While I’m working during our home swap in Europe, we just took a small side-trip to Venice, and I did mostly take that time off. We just flew back today (to Lyon, not to Dedham), so I’m just getting up to speed again. But here is small collection of the very many emails I’ve received in the past day or so. Suffice to say, the email volume has been fairly impossible to deal with since Windows 10 shipped last week.
D. Lewis asks:
Do you know how to disable auto-play advertisements in Edge? I like the browser, but am starting to avoid using it due to the random blurts of advertisement. It is disconcerting.
The problem is that Edge doesn’t yet support a planned extensibility feature that will let developers create add-ons for the browser, including ad blockers. (And use existing Chrome add-ons too.) For now, all you can really do is turn off Adobe Flash (in advanced settings) or just use another browser.
David A. asks:
With Xbox one game streaming to Windows 10 is Microsoft also working on PC game streaming to Xbox One in the near future?
Yes. No ETA, but it’s coming.
David A. asks:
I always build my computers. I have all 6 of my workstations upgraded to Windows 10 now. But what happens in a few years when I want to upgrade my computers again and replace all internal components? Will I have to then purchase Windows 10 licenses on all of them? I really hope that is not the case and I can just do a phone activation. Thank you for your response.
It will work just like it does today. If you change enough, you will need to phone activate.
But let me expand on this one a bit. I have been thinking about this topic a lot lately, as you might imagine, and this represents my theory—not a fact, just a theory—about how I expect things to work. It goes like this…
With the free Windows 10 upgrade, Microsoft has used the language “lifetime of the device” to describe the scope of support for that upgrade. Despite the resulting confusion, I believe this term is easily explained. And it’s both logical and, in retrospect, obvious.
It goes like so. If you got the Windows 10 upgrade for free (i.e. did not actually buy it) …
You are not getting a free upgrade to Windows 10.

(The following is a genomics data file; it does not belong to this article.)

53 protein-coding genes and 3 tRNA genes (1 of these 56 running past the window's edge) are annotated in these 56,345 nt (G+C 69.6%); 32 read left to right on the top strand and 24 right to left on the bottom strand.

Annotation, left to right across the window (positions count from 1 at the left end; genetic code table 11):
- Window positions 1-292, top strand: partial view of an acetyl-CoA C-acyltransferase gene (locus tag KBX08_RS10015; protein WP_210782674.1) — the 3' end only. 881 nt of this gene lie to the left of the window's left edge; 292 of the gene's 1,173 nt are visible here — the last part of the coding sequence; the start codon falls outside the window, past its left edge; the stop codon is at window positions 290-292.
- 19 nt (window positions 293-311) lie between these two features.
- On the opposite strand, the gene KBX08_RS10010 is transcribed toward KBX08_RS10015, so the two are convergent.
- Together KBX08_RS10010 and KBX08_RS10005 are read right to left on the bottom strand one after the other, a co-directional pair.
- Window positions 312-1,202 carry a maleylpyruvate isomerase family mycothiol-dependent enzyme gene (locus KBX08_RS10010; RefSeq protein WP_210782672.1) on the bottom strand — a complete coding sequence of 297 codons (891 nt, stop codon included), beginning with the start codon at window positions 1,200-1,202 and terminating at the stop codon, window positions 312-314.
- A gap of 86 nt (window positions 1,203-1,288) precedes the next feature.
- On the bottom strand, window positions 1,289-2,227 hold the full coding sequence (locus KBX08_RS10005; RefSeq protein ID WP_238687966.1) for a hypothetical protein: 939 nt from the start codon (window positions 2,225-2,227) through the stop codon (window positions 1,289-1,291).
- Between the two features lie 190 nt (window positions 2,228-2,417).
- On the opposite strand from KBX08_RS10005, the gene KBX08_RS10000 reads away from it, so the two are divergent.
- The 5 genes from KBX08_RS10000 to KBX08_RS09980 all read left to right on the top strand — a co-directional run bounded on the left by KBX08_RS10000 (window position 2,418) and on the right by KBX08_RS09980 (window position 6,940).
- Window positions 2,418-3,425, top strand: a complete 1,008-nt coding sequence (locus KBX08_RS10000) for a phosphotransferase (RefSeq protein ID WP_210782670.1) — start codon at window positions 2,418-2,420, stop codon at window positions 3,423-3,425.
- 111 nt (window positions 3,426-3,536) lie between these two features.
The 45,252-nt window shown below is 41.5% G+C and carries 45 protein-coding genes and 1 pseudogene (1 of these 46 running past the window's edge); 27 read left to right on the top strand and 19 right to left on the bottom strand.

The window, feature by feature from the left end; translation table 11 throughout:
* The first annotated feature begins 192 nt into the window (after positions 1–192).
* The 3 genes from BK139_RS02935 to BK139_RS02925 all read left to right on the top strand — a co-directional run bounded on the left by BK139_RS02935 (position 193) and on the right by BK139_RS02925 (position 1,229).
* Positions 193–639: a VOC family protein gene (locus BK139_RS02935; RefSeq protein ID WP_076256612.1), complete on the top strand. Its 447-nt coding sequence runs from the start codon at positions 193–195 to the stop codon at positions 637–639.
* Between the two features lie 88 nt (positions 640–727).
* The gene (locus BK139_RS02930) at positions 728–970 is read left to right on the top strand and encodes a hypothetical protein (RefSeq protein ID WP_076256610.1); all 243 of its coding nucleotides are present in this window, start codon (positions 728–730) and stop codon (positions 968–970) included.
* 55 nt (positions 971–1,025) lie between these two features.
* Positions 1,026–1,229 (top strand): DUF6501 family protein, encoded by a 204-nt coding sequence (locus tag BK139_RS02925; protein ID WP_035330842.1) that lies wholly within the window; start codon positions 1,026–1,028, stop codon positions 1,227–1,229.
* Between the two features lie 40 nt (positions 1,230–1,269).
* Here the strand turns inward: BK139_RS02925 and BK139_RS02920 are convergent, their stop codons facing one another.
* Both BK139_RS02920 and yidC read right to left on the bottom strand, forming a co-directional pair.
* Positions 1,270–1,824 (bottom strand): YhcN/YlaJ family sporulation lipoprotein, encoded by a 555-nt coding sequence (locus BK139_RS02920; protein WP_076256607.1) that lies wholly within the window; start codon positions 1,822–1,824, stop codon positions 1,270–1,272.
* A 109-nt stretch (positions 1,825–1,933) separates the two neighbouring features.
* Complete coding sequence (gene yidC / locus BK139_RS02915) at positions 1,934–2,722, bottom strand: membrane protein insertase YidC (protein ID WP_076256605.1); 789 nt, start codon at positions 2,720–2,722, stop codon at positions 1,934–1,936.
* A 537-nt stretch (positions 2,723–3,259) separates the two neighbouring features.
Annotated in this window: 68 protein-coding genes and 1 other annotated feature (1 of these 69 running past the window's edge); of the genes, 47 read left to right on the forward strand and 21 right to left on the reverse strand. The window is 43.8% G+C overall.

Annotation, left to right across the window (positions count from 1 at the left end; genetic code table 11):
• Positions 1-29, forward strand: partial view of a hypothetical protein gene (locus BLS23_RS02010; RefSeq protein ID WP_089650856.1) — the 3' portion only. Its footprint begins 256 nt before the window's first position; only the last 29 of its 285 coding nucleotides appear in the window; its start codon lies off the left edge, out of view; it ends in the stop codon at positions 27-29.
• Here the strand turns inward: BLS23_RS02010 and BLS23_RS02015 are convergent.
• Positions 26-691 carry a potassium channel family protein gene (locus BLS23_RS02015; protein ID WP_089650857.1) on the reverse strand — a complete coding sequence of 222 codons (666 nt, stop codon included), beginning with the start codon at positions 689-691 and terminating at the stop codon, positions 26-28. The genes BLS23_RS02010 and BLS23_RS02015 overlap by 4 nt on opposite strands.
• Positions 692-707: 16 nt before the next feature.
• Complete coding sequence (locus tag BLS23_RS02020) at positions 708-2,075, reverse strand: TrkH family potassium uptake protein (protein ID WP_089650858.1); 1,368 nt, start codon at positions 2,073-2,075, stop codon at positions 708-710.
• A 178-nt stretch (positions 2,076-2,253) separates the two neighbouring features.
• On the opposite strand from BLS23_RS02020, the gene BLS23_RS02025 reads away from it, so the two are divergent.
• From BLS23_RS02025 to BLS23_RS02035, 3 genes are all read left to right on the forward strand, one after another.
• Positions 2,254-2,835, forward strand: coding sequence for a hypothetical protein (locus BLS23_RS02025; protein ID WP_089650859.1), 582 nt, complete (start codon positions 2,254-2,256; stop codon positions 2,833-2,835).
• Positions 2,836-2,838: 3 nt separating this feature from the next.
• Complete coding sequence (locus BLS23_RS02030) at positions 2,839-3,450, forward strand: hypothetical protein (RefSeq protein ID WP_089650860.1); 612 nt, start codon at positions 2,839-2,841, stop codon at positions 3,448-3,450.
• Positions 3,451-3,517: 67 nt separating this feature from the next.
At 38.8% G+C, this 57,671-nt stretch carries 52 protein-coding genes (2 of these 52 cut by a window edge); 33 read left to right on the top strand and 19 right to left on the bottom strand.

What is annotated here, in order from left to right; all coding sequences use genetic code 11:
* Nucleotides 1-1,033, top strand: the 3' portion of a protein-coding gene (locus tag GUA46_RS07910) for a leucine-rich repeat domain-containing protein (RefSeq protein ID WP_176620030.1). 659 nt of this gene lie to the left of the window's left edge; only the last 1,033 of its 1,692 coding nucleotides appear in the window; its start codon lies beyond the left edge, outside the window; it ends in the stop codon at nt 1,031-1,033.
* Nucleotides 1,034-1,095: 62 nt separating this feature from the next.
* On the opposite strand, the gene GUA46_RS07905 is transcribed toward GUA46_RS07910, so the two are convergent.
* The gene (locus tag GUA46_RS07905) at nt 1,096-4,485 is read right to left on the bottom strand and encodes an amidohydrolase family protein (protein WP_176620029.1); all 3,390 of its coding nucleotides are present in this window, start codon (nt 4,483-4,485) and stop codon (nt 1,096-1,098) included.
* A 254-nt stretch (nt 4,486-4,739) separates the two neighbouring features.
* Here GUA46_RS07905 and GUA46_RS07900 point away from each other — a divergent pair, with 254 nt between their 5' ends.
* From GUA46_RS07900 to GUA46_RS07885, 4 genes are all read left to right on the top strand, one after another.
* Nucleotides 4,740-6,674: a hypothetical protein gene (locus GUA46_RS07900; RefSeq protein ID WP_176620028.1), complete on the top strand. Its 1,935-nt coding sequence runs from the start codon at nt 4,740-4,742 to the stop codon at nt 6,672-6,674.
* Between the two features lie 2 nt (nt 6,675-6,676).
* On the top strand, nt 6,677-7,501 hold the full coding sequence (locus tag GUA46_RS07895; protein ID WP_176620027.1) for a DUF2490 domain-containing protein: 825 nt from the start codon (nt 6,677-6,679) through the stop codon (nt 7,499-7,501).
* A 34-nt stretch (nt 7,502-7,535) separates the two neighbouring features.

Your PC is getting a free upgrade to Windows 10.
And Windows 10 will be supported on that PC for the lifetime of that device. Not for your lifetime.
That is, if you give away or sell that PC, the Windows 10 license goes with it. You can’t keep it, and you can’t transfer it to another PC down the road. It’s tied to the PC, not to you.
As I wrote in Windows 10 Tip: Associate Your PC with Your Free Windows 10 License, when you upgrade to Windows 10, the hardware ID of that PC is stored in Windows Store. Not your Microsoft account, the hardware ID of the PC. So if you or anyone else later decides to clean install Windows 10 on that PC, it will work fine. This isn’t about you. It’s about your PC.
I would imagine that some of you are thinking, sure, Paul. That’s obvious. But it’s not. And it seems that the Windows 10 EULA in fact could refute this. I’m curious what people think about this one.
Ivey H. asks:
Can I get Movie Maker for 10 ?
Movie Maker is still available as part of Windows Essentials, which works fine in Windows 10. You can find it here: http://get.live.com
M. Holly asks:
I’m interested in doing a clean install of Windows 10. I have my hard drive partitioned with two drives (“C-Drive” for system files and “M-drive” for my documents (e.g. Office files, photos, music etc.). I regularly use win7 to produce a “windowsImageBackup” of the partition “C-drive”. Can I arrange for a clean install of Win10, that impacts ONLY on the partition “C-drive”.
Yeah, that should work fine—assuming you follow my instructions—and then you can configure the Windows 10 user folders (Documents, whatever) to point to M: if you want. Obviously, it makes sense to back up this drive or even physically disconnect it just in case. But I can’t imagine Windows 10 screwing with that at all.
I’ll come up for air soon. 🙂